Skip to main content

29 November 2015 - Story


On Saturday Save the Children held an exciting event to celebrate Helmet Heroes in Bangkok. The “Helmet Hero” campaign was launched in October with 11 public figures and celebrities who encourage people, in their own unique ways, to wear helmets when riding motorcycles.


Short videos of the heroes can be seen online at, and include Somsri Thammasarnsophon - Thailand’s award winning teacher; acclaimed architect - Duangrit Bunnag; one of the largest motorcycle communities - Biker Chicks Thailand; leading child safety expert Prof Dr Adisak Plitpolkarnpim; renowned director and designer - Koonklang Kaoputhai; and Pol Maj Gen Ruchakorn Chorachewut from the “kids helmet campaign,” to name a few.

These heroes represent different occupations, personalities, and ways of life, but what they all have in common is that they all take road safety, especially helmet wearing, seriously.

The videos have reached over 500,000 views online. The most popular video, “Pra Karn Knock” or “Helmet Monk,” was inspired by the story of the assistant abbot of Patumwanaram monastery.  The video features a Buddhist monk preaching the importance of helmet wearing at a busy Bangkok intersection.

Save the Children will continue to work with the Helmet Heroes to spread the message of road safety to the Thai public - especially families throughout the country - and will work closely with the media to broadcast the achievements to key stakeholders and decision makers.

School Heroes

Save the Children is working in primary schools around the Bangkok Metropolitan Area to change the way parents, teachers, students, and community members think about helmet wearing. School Heroes is a project that involves children from primary schools throughout Bangkok.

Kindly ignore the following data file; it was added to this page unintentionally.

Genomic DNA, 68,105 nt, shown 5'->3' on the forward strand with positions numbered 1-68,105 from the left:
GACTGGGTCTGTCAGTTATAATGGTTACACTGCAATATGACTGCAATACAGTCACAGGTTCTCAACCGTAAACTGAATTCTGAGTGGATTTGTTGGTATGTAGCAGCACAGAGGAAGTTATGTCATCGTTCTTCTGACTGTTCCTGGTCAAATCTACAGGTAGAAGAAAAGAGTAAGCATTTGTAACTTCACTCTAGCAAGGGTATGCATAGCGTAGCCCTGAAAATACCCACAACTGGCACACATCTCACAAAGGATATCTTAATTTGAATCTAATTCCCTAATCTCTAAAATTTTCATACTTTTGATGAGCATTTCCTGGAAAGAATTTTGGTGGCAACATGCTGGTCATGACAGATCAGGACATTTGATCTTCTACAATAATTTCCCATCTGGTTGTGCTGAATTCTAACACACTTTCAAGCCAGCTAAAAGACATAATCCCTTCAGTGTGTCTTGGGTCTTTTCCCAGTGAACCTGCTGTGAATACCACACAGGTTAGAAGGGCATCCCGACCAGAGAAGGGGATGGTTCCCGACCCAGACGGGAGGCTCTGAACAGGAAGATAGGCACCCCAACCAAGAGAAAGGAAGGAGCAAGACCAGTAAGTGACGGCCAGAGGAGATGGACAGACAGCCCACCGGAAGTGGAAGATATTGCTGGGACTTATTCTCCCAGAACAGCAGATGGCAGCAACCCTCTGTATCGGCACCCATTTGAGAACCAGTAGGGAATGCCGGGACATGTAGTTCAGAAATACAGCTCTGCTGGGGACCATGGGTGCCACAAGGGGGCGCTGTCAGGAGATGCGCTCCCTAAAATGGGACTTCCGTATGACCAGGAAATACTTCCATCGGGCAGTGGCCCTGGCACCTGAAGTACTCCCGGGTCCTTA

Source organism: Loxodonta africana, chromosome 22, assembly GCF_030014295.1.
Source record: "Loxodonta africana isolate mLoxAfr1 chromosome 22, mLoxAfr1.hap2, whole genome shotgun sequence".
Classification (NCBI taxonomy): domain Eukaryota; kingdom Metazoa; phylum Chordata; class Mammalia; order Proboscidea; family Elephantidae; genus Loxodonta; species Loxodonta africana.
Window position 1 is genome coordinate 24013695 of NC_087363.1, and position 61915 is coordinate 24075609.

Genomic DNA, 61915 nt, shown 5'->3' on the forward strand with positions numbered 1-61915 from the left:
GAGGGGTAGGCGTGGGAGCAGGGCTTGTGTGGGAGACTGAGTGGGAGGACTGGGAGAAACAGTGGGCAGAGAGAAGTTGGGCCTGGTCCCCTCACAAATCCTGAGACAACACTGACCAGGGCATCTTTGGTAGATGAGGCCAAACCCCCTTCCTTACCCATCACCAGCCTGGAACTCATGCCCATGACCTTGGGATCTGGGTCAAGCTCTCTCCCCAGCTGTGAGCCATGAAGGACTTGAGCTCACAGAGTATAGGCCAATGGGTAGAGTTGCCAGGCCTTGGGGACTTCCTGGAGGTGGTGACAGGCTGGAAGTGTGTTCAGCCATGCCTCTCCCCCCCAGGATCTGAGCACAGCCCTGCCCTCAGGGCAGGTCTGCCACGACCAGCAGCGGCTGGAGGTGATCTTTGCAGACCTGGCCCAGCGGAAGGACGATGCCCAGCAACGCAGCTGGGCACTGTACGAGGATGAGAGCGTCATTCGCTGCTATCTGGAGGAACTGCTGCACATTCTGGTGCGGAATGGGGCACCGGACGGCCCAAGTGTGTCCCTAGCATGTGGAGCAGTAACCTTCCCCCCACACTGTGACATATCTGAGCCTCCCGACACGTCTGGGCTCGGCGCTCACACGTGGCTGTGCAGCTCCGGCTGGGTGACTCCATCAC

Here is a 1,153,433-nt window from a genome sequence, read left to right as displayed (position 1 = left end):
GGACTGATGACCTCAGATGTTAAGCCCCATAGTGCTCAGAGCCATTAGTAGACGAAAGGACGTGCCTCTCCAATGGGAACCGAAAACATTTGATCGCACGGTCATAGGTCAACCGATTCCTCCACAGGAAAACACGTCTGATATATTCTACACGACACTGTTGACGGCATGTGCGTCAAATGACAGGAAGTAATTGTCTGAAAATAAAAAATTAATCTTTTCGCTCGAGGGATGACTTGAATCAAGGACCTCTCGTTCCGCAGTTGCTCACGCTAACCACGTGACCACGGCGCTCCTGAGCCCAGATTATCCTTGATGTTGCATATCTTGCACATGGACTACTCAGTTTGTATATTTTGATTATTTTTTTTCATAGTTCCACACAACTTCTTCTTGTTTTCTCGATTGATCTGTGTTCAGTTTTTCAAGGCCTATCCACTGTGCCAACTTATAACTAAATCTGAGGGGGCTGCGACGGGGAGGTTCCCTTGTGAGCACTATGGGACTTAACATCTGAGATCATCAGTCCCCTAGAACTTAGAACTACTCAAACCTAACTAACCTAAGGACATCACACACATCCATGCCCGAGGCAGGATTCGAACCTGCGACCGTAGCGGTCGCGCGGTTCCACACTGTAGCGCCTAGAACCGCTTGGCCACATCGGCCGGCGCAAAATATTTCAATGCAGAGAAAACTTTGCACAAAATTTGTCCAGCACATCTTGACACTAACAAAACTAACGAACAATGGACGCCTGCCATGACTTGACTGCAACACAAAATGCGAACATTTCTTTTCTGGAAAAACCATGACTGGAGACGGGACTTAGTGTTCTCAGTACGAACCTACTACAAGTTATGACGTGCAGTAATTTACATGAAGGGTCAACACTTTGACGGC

Selected by peers as the most influential within their class, these students join forces to lead activities that help raise awareness and change helmet wearing practices among students as well as their families and within the community.

Working in partnership with the Asia Injury Prevention (AIP) Foundation and endorsed by the Bangkok Metropolitan Administration (BMA), the pilot road safety project has shown exciting results.

In just one Semester (10 weeks) the percentage of children wearing helmets in the pilot schools nearly tripled. This increase is particularly notable considering that the project did not distribute helmets to all children but wanted schools and families to make use of helmets that they already had.

With the success of the pilot, Save the Children aims to expand the project to 300 schools in Bangkok in 2017.

About the 7% Project

Each day over 1.3 million childrentravel as passengers on motorcycles in Thailand, but only 7% wear helmets – even though it’s the law.

According to the World Health Organization, Thailand has the 2nd deadliest roads in the world. Traffic collisions kill over 2,600 kids yearly, or more than 7 children every day. Another 200 children are injured or disabled every day - 72,680 per year.

In response, Save the Children and the Asia Injury Prevention (AIP) Foundation launched a nationwide campaign - The 7% Project - to decrease motorcycle death and injury among Thai children by increasing helmet use.

It features an integrated approach focusing on:

Enforcement – ensuring helmet use through school, peer, and police pressure
Education & Behavior Change – teaching children how and why they should wear helmets, and creating good habits at a young age
Media Campaign – nationwide messaging, events, public mobilization, and advocacy
Innovation – designing helmets that youth want to wear, and providing opportunities for children to customize their helmets and express their individuality

All of these components are supported by a cross-cutting “Behavior Influence” methodology to ensure our messages, strategies, and interventions lead to actual, positive behavior change.

Working together with teachers, parents and children, in 2016 the campaign aims to create an integrated grassroots and mass media programme to mobilize decision makers to integrate motorcycle helmets into the school uniform.

As the campaign grows, the 7% Project aims to increase child helmet-wearing rates to save the lives of 2,000 children and prevent 50,000 injuries by 2017. 



For media enquiries, please contact:

Songporn Leelakitichok
Communications and Advocacy Coordinator